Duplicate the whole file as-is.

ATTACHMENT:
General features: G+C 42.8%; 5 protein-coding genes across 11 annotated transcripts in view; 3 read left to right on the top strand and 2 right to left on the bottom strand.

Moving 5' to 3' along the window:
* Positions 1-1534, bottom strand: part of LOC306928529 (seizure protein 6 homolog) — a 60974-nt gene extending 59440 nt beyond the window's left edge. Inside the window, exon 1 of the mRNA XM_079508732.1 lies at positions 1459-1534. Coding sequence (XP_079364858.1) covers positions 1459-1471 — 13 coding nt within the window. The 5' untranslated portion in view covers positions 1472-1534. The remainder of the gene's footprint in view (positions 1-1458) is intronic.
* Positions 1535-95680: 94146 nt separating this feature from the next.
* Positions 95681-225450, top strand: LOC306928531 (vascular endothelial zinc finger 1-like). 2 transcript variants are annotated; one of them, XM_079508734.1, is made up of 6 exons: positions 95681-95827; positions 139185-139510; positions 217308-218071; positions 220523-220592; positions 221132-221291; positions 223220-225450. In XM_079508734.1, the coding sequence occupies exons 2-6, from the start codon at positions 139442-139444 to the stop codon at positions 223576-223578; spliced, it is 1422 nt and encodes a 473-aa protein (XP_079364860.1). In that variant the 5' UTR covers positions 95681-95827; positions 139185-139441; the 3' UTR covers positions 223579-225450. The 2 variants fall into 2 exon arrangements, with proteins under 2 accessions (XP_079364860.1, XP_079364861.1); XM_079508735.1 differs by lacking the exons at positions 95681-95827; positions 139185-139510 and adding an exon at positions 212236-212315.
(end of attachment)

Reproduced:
General features: G+C 42.8%; 5 protein-coding genes across 11 annotated transcripts in view; 3 read left to right on the top strand and 2 right to left on the bottom strand.

Moving 5' to 3' along the window:
* Positions 1-1534, bottom strand: part of LOC306928529 (seizure protein 6 homolog) — a 60974-nt gene extending 59440 nt beyond the window's left edge. Inside the window, exon 1 of the mRNA XM_079508732.1 lies at positions 1459-1534. Coding sequence (XP_079364858.1) covers positions 1459-1471 — 13 coding nt within the window. The 5' untranslated portion in view covers positions 1472-1534. The remainder of the gene's footprint in view (positions 1-1458) is intronic.
* Positions 1535-95680: 94146 nt separating this feature from the next.
* Positions 95681-225450, top strand: LOC306928531 (vascular endothelial zinc finger 1-like). 2 transcript variants are annotated; one of them, XM_079508734.1, is made up of 6 exons: positions 95681-95827; positions 139185-139510; positions 217308-218071; positions 220523-220592; positions 221132-221291; positions 223220-225450. In XM_079508734.1, the coding sequence occupies exons 2-6, from the start codon at positions 139442-139444 to the stop codon at positions 223576-223578; spliced, it is 1422 nt and encodes a 473-aa protein (XP_079364860.1). In that variant the 5' UTR covers positions 95681-95827; positions 139185-139441; the 3' UTR covers positions 223579-225450. The 2 variants fall into 2 exon arrangements, with proteins under 2 accessions (XP_079364860.1, XP_079364861.1); XM_079508735.1 differs by lacking the exons at positions 95681-95827; positions 139185-139510 and adding an exon at positions 212236-212315.